Minutes to go 1 mileSpeed in MPH
302 MPH
203 MPH
173.5 MPH
154 MPH
134.5 MPH
12 5 MPH
115.5 MPH
106 MPH
96.5 MPH
8.57 MPH
87.5 MPH
7.58 MPH
610 MPH
512 MPH

Saddle Hours

There are three primary categories for saddle hour reporting--Competing, Schooling and Pleasure Driving.

  1. Competing: Keep track of any hours that you spend in the saddle competing. This may be at any type of show or competition. Breed shows, open shows, ranch horse competitions, extreme cowboy races, etc are all examples of what would fall into this category.
  2. Schooling: Many of us work daily with our horses to continuously improve their performance or to keep them (and us!) in shape. This category would include clinics, lessons and working in your home arena.
  3. Pleasure Driving: This category is for members that enjoy their horses from the on top a cart or rig. Hours reported in this category are for any hours spent driving for pleasure--whether schooling, competing or just enjoying the trail

Trail Mileage and Saddle Hour Reports

Trail Mileage and Saddle Hours are reported and tallied on an annual basis by the state. Each year hundreds of OHC members take the time to report their mileage. This information is the foundation of the Program which allows us to achieve our goals and present the various awards. We thank all those who have participated and strongly encourage all our members to participate in the future. You can view the various reports by clicking here. Check it out! There is one form to submit both trail mileage and saddle hours.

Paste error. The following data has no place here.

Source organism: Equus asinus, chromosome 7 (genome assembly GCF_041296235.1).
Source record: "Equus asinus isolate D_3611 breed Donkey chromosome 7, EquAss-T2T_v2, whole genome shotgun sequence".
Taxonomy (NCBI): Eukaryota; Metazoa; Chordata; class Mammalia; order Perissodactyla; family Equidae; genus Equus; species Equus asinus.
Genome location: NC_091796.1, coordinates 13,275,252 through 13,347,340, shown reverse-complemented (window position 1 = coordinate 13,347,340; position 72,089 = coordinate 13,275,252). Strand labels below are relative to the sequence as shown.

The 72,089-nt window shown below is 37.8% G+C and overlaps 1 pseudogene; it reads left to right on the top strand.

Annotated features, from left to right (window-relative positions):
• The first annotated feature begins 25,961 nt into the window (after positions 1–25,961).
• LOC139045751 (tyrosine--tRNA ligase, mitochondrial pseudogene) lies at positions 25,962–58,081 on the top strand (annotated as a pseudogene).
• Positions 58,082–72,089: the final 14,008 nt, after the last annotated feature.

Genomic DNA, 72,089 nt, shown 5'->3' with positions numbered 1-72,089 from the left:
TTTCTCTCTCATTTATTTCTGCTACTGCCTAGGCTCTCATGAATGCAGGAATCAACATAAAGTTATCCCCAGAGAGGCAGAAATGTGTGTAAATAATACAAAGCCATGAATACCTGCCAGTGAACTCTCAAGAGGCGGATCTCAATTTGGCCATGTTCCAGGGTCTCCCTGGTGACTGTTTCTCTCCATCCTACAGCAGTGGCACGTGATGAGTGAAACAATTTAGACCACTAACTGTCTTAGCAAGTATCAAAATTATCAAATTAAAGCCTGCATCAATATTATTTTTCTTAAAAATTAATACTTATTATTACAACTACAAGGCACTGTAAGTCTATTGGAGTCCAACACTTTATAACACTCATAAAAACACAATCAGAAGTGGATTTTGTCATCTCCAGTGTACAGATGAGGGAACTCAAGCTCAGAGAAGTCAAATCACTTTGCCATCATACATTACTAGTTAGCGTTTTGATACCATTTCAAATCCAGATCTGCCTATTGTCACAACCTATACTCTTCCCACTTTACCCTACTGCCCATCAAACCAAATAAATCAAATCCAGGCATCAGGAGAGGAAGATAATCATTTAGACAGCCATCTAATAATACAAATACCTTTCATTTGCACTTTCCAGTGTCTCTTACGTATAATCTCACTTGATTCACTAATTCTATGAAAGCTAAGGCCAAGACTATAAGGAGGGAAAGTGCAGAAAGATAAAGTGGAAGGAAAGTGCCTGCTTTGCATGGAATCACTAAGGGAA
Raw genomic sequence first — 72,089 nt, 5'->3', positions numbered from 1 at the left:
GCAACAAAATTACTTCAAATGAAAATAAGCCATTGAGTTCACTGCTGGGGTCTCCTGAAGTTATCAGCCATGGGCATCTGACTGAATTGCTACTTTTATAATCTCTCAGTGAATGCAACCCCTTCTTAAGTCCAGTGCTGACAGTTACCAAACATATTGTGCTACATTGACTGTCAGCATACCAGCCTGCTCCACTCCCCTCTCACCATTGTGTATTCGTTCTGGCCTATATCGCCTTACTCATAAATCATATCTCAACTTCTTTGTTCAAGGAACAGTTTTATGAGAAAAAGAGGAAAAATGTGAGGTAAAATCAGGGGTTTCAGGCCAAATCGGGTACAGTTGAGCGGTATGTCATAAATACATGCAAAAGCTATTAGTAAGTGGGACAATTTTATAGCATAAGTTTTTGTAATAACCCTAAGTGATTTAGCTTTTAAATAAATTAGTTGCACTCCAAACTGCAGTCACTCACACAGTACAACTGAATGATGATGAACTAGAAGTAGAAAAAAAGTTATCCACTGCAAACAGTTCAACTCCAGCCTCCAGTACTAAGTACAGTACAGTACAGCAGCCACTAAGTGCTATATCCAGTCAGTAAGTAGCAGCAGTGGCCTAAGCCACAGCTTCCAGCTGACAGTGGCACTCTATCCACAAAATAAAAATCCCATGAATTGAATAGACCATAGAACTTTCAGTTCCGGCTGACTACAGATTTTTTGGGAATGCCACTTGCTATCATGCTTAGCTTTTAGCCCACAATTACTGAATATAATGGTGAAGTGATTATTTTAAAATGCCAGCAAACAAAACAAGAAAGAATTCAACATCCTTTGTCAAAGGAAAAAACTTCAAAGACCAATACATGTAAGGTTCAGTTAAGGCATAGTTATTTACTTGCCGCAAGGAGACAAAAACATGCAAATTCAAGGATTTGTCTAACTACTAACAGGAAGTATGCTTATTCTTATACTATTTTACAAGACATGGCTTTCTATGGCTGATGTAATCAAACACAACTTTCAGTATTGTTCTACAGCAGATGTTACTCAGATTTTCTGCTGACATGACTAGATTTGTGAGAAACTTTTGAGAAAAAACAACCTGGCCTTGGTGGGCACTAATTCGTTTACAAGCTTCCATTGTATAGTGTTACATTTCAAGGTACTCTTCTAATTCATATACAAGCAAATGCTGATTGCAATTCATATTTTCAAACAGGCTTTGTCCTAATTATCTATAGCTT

NOTE: Members will submit their miles to their county designee by whatever method that designee deems appropriate. There is a standard form available on the OHC website to assist with individual member reporting. Please DO NOT send your miles to the State Committee Chairperson.

County designees are to compile all miles/hours for their members and submit one report to the State Committee Chairperson, Beth Bardash.  The preferred method for submission is the excel spreadsheet program via email. The excel workbook makes it very simple to report mileage per location, helping us provide insight into where our members are riding (goal number 1 of the program). County designees can find the forms and instructions used to submit chapter information to the State Committee Chairman. 
See forms located here.